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Democracy & Technology Blog Net neutrality doesn’t belong in AT&T/BellSouth merger

In the present merger review, Commissioner Michael J. Copps and Commissioner Jonathan S. Adelstein demanded that the FCC conduct what they euphemistically call a “thorough review” even though there is virtually no competition between AT&T and BellSouth. With practically no overlap in the present operations of the two companies, by definition there can’t be an increase in market concentration of any significance. That doesn’t matter to Copps and Adelstein, who view a leisurely review process as more likely to yield concessions from applicants AT&T and BellSouth.
This merger is about visceral impressions (Copps and Adelstein claim it would “represent one of the largest mergers in history”), plus it’s a chance to advance dubious proposals that probably couldn’t survive the process of notice, comment, public hearings, majority approval and judicial review. Reports indicate Copps and Adelstein are intent on using this merger proceeding to impose network neutrality conditions on the nation’s largest telecom provider and thereby establish a precedent, they hope, for spreading it throughout the rest of the industry.
Net neutrality doesn’t belong here. The Antitrust Division found the merger would neither significantly increase concentration in broadband markets nor in the Internet backbone. Nevertheless, the companies have pledged not to block access to particular web sites or degrade someone else’s services and applications. But consumer groups and their clients in Silicon Valley want more. In July, when some thought Congress might vote for tougher net neutrality, the FCC easily approved the Adelphia/Time Warner/Comcast merger by a vote of 4 to 1. But net neutrality regulation failed in Congress and this merger proceeding is currently the only game in town. Advocates of net neutrality mandates now desperately hope the FCC will impose an “additional fifth principle of non-discrimination” on AT&T and BellSouth as a condition of the merger. A merger condition wouldn’t be subject to the uncertainty of judicial review because the merger applicant would be ineligible to appeal it — technically, the condition was voluntary. A normal rulemaking process can be extremely lengthy and uncertain before it even gets to judicial review. By then it may be clear that net neutrality is unnecessary to protect consumers and may actually harm them.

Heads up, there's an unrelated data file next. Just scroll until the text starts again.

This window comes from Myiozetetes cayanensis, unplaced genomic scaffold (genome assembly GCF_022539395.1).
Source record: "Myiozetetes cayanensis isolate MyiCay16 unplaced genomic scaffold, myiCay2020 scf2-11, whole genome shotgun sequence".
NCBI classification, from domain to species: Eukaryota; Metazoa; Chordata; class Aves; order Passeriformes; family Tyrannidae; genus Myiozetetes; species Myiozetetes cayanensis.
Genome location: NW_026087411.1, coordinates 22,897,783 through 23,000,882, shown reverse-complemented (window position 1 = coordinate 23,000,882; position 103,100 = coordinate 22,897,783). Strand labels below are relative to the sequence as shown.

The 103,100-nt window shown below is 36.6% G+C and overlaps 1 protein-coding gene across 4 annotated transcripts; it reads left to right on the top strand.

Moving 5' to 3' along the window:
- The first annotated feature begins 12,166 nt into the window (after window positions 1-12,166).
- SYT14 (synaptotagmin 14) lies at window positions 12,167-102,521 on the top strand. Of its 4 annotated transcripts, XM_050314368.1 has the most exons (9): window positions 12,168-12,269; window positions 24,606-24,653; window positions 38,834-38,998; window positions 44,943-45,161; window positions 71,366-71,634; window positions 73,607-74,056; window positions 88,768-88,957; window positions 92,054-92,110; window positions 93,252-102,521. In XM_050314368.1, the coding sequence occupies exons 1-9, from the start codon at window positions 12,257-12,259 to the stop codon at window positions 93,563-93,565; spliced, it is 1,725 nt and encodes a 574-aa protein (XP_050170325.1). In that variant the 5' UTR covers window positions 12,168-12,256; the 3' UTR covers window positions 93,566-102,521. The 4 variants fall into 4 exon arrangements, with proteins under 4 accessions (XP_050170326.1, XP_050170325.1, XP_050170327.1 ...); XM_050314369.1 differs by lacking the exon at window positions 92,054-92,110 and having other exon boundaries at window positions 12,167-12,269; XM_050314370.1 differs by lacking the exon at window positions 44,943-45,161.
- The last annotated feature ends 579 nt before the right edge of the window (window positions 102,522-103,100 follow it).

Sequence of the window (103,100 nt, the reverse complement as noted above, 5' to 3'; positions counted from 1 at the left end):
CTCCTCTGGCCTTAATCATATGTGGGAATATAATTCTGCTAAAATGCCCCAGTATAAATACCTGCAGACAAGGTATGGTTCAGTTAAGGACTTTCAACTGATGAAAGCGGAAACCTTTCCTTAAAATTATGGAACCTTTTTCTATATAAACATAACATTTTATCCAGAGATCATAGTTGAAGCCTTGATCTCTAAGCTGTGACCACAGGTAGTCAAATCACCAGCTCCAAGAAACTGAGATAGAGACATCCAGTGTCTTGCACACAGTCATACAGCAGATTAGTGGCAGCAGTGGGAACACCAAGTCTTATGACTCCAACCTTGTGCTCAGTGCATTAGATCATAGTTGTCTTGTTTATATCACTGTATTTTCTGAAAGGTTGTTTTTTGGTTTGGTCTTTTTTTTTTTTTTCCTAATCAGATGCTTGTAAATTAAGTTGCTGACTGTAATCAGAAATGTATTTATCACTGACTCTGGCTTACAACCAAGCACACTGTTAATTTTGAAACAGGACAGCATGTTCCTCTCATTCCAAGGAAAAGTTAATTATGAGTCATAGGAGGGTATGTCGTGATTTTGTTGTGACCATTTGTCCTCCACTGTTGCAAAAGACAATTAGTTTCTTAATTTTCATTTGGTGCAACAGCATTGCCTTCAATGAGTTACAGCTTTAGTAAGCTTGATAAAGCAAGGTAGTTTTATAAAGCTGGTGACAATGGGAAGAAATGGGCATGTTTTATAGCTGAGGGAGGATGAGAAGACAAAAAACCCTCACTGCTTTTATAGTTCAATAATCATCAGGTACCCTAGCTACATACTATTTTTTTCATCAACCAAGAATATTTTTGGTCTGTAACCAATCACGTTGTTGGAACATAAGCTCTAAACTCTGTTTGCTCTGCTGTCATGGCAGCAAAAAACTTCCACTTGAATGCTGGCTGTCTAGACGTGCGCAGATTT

But government makes many of its worst mistakes when it acts in haste.
If the FCC imposes a non-discrimination requirement on AT&T and BellSouth, it would outlaw the partnership, bundling and pricing strategies that are the basis for all advertising efforts. That would harm consumers, who benefit the most from advertising. Online advertising generated $12.5 billion in revenues last year, and is one potential source of new revenues to finance costly Internet upgrades. Network operators have relied mostly on flat subscription fees, but want to try adapting their business models to the new capabilities of advanced fiber-optic connections to homes and businesses. Advertising could be used to reduce broadband subscription fees (Google CEO Eric Schmidt sees a future where mobile phones are free to consumers who accept watching targeted forms of advertising, and the same model might work in the broadband market). Free or discounted broadband would clearly be pro-consumer and the market should be allowed to allocate ad revenues between Internet content and delivery.

Hance Haney

Director and Senior Fellow of the Technology & Democracy Project
Hance Haney served as Director and Senior Fellow of the Technology & Democracy Project at the Discovery Institute, in Washington, D.C. Haney spent ten years as an aide to former Senator Bob Packwood (OR), and advised him in his capacity as chairman of the Senate Communications Subcommittee during the deliberations leading to the Telecommunications Act of 1996. He subsequently held various positions with the United States Telecom Association and Qwest Communications. He earned a B.A. in history from Willamette University and a J.D. from Lewis and Clark Law School in Portland, Oregon.